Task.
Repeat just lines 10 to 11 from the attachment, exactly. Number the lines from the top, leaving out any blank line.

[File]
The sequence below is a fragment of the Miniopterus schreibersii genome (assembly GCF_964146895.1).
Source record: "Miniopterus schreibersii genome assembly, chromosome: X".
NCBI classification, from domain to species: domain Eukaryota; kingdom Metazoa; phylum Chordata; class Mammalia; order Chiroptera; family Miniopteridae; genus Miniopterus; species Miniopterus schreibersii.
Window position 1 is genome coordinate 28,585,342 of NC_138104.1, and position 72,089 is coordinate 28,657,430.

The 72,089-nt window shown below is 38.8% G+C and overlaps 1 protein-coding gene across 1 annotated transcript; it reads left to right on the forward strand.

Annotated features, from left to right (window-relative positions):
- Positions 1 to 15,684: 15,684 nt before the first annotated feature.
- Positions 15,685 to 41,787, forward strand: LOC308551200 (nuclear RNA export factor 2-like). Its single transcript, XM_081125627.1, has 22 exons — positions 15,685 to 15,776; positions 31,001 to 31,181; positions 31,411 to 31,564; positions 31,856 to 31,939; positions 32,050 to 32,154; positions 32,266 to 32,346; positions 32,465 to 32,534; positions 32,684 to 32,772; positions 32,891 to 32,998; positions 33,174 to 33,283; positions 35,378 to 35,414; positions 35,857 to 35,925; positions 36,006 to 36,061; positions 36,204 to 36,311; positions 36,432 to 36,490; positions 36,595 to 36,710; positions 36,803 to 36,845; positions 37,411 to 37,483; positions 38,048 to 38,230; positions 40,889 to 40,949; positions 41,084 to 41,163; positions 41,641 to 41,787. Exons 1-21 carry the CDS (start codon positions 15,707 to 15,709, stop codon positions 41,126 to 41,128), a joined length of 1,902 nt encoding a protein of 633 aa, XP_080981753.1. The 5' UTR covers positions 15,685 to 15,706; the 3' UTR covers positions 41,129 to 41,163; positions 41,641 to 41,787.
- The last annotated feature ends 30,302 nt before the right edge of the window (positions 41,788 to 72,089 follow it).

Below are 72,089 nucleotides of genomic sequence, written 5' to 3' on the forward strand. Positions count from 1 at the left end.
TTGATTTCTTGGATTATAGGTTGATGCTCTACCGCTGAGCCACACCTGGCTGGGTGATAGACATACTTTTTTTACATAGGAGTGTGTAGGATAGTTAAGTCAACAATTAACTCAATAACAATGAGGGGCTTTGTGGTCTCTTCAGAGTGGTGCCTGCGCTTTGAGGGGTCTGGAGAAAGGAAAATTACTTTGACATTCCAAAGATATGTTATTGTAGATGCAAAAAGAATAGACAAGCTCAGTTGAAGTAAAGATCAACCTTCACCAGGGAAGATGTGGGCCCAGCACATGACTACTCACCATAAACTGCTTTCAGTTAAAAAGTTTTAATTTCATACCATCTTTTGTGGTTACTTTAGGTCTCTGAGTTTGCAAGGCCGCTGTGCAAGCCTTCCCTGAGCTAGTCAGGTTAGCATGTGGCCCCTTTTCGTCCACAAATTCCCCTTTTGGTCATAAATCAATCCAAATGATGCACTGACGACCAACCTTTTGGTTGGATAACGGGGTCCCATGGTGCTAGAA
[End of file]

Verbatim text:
Below are 72,089 nucleotides of genomic sequence, written 5' to 3' on the forward strand. Positions count from 1 at the left end.
TTGATTTCTTGGATTATAGGTTGATGCTCTACCGCTGAGCCACACCTGGCTGGGTGATAGACATACTTTTTTTACATAGGAGTGTGTAGGATAGTTAAGTCAACAATTAACTCAATAACAATGAGGGGCTTTGTGGTCTCTTCAGAGTGGTGCCTGCGCTTTGAGGGGTCTGGAGAAAGGAAAATTACTTTGACATTCCAAAGATATGTTATTGTAGATGCAAAAAGAATAGACAAGCTCAGTTGAAGTAAAGATCAACCTTCACCAGGGAAGATGTGGGCCCAGCACATGACTACTCACCATAAACTGCTTTCAGTTAAAAAGTTTTAATTTCATACCATCTTTTGTGGTTACTTTAGGTCTCTGAGTTTGCAAGGCCGCTGTGCAAGCCTTCCCTGAGCTAGTCAGGTTAGCATGTGGCCCCTTTTCGTCCACAAATTCCCCTTTTGGTCATAAATCAATCCAAATGATGCACTGACGACCAACCTTTTGGTTGGATAACGGGGTCCCATGGTGCTAGAA